Sport 30: Peter Black-Real Fiction
David Eggleton — Clicker
Lines on Peter Black's ‘Moving Pictures’ of 1986 and 1987
Skimming the highway tarseal frontier blur,
travelling in the direction of time's arrow
into yesterday's immediate hinterland
—reflex action photographer's quick eyes
darting towards hints of the enshadowed
cultural debris of the past's residual creep—
the photos fizz with electricity of the moment:
each date-stamped pulse-rush-vibration stopped,
like a frozen cascade of flung fountain drops.
Their thousandth-of-a-second, look-see starkness
celebrates not just the lucky-shot cult of the car,
but the disembodied energy, the mad gallop itself:
the memory-sensation of a decade when the pace
began to pick up and isolation was overcome
by speed, the arrival of the satellite dish
heralding a global soul connectiveness,
as did corporate tokens of multinat franchises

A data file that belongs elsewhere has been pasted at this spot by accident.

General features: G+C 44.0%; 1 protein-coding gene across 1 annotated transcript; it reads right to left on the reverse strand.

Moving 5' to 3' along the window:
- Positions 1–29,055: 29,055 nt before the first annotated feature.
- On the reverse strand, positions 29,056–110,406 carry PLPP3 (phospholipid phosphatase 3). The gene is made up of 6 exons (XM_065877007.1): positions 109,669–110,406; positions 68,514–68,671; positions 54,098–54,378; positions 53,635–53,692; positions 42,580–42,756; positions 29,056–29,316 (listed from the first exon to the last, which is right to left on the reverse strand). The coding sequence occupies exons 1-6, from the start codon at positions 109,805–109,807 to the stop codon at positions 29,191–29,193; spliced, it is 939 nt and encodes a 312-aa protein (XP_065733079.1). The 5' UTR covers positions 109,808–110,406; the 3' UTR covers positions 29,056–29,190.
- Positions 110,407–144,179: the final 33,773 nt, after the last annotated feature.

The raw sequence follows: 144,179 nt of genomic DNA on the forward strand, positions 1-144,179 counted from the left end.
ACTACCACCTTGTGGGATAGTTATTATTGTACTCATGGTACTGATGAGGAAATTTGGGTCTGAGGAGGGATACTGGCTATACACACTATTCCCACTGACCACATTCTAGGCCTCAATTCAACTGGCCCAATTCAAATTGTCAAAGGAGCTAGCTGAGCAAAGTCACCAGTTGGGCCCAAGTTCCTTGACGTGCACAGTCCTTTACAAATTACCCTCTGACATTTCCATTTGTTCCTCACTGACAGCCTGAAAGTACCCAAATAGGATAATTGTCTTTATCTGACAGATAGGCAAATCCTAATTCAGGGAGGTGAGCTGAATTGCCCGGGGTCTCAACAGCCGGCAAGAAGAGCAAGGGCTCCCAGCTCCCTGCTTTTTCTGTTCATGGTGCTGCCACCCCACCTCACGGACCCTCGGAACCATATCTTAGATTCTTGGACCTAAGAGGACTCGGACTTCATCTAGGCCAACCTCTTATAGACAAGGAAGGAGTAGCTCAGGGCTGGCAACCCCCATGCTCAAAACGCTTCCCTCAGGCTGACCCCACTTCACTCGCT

and self-conscious broadcloth of business-suits.
We are borne by a pilgrim swarm of incidentals
into memorial New Zealandness (not cute, ugly rather),
where flags hang limp on their standards,
zeal catches the nap and weave of small towns,
fluffy clumps of sheep tackle bungalow lawn,
and a cow's head extrudes through slack fencing.
Slipping the black blotch of the rear-view mirror,
the leaden glare, the vaporous murk, the cryptic joke,
roadside attractions disappear off the windscreen.
Buildings’ flaky prefabricated newness already history;
real gone the punk displacement of a nation in transit,
which moves as if zombified by voodoo economics:
the kids who squat like possums on fenceposts;
the soldier with mismatched footwear; stalked skinhead;
men and women with bags and suitcases walking;
mental furniture removalists; garage sale determinists;
and the dog raising its quizzical muzzle, its wet nose,
its eager light-filled eye meeting that of the camera.